MADISON, Ill. — Josef Newgarden considers teammate Scott McLaughlin one of his closest friends, his “Bus Bro” at the racetrack, and the driver he knows who will race him clean with a win on the line.
That made it a lot easier for Newgarden to chase down McLaughlin on a restart following a rain delay to reclaim the lead at World Wide Technology Raceway, take his IndyCar-best fifth win of the season, and tighten the championship race.
“With Scott, it's a little bittersweet because we just have a great friendship,” Newgarden said. "He's a tremendous competitor. I rank Scott one of the elite drivers in the world, not just here, but in the world. He's top class, very difficult to beat. We get along really great, he's a tremendous teammate, a hard worker and it's not the easiest friendship to have because at the end of the day, we are competing.
“He wanted to win the race and I wanted to win the race. But ultimately we have a tremendous working relationship and nights like this are good. If we're battling together, things are going well and we want to see that pretty often.”
Mired in the middle of the championship picture despite having more than twice the wins of any rival, Newgarden is now in the heart of the title hunt.
He started the race on the short oval outside St. Louis ranked fourth in the standings, 22 points behind leader Will Power, his Penske teammate. Newgarden is now second in the standings and just three points behind Power with two races remaining. Newgarden won for the third consecutive year at WWTR and fourth time in his career.
The rain delay saved the race for Newgarden.
McLaughlin had taken the lead from him on pit strategy shortly before the race was stopped for rain and lightning with 43 laps remaining. After a delay of just over 2 hours, the race resumed with 36 laps to go and Newgarden needed only one to get past his buddy for the race-winning pass.
“Great effort, great team,” Newgarden radioed his team. “Great, great effort. Perfect car.”
David Malukas, the rookie for Dale Coyne Racing, put on a stunning display of picking his way through traffic after the final restart. He passed McLaughlin on the final lap to disrupt the potential Penske 1-2 finish, and had the race gone one more lap, Malukas might have had a shot at catching Newgarden for the win.
Newgarden in a Chevrolet beat Malukas in a Honda by 0.4708-seconds.
“They said ‘Do you see them up front?’ and I just see two Penskes and think ‘Oh my God, they’re Penskes,'” the 20-year-old said. “They were tough. They were tough to even get any kind of suck to get close to them.”
With two laps to go, Malukas at last ventured into the top line of the track and found it racy enough to catch McLaughlin. He instantly lamented not trying the lane earlier.
“If I would have done that a bit sooner, maybe we could have done something for Newgarden,” Malukas said. “That is a win for me, a win for the team. We started off this season a bit rough and ever since May we've been getting better and better. We knew a podium was in sight.”
McLaughlin finished third for Penske and was followed by Pato O'Ward of Arrow McLaren SP in fourth. The race began with seven drivers separated by 59 points in the standings; it ended with seven drivers separated by 58 points — O'Ward gained a point.
Takuma Sato finished fifth for Coyne and was followed by Power, who had a near perfect first half of the race and was routing the field until a split Penske strategy pushed him back into traffic.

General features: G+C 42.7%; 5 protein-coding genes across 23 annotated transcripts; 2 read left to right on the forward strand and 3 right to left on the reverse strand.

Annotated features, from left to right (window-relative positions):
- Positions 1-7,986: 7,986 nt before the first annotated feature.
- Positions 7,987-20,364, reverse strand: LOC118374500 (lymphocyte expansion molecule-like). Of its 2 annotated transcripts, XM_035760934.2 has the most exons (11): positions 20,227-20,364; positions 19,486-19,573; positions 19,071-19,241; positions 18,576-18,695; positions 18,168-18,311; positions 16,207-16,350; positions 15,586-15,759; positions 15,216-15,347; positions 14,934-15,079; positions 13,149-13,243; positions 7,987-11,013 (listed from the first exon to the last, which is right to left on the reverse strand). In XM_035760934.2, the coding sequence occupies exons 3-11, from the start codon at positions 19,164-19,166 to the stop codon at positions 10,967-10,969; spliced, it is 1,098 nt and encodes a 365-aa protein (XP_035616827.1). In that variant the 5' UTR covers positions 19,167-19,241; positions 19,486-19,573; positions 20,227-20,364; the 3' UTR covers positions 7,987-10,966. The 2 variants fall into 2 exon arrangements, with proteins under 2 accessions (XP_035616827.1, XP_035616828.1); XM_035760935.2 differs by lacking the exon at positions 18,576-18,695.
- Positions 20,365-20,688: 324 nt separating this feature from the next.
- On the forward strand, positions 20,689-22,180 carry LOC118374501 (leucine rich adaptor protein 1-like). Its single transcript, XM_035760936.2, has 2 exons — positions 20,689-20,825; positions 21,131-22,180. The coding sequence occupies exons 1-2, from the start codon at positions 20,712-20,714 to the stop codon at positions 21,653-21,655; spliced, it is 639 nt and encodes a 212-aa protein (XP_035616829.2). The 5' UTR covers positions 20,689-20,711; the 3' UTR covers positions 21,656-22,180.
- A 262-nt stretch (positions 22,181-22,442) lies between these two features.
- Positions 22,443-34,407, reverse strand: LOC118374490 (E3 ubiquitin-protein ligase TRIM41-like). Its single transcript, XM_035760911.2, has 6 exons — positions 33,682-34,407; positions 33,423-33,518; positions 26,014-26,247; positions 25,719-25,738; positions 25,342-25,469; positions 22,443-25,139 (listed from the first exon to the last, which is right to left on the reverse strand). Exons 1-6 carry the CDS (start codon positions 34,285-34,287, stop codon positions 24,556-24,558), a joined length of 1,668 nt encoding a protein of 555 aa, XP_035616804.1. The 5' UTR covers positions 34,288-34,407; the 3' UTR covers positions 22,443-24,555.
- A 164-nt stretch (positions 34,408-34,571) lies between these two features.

It was a disappointing race for the title contenders from Chip Ganassi Racing; all three lost ground in the standings. Marcus Ericsson finished seventh, Scott Dixon was eighth and reigning IndyCar champion Alex Palou was ninth. Dixon dropped from second in the standings, six points out, to third in points and 14 out.
Even so, only 17 points separate the top four in the standings from Power to Ericsson in one of the most gripping title races in years. At Gateway, the 520 total passes were the most since 2017 when IndyCar returned to the track, and a record 179 of those passes were for position.
Matthew Brabham briefly stopped Linus Lundqvist's rout in Indy Lights by winning the junior series race earlier Saturday. It was the second win of the season for the Andretti Autosport driver, who is the grandson of three-time Formula One World Champion Jack Brabham.
Lundqvist, who has won five of 10 races this season, finished second and Brabham conceded the title to him. Brabham's win moved him to second in the standings, more than 100 points behind Lundqvist with three races remaining.
“I’m just focusing on race wins personally. Anything can happen, but I seriously doubt it,” said Brabham.
Lundqvist, meanwhile, has had slow going in talks on a promotion to IndyCar next season. He drive for an affiliate team of Dale Coyne Racing, which is in contract talks on bringing Takuma Sato back another year.
“I’m calling people. Not the other way around, unfortunately,” said Lundqvist, adding his success rate was “about 50% ratio” on getting a team on the phone.
“I just call them 10 times. They’re bound to pick up sometimes,” he said.
Meanwhile, reigning NASCAR Mexico champion Salvador de Alba won the Indy Pro 2000 race from the pole. It was de Alba's second career victory, but he inherited his first win last month at Indianapolis Motor Speedway when his teammate failed post-race inspection.
IndyCar races Sept. 24 on the road course at Portland. Palou won from the pole last year to reclaim the IndyCar points lead and ultimately win his first championship.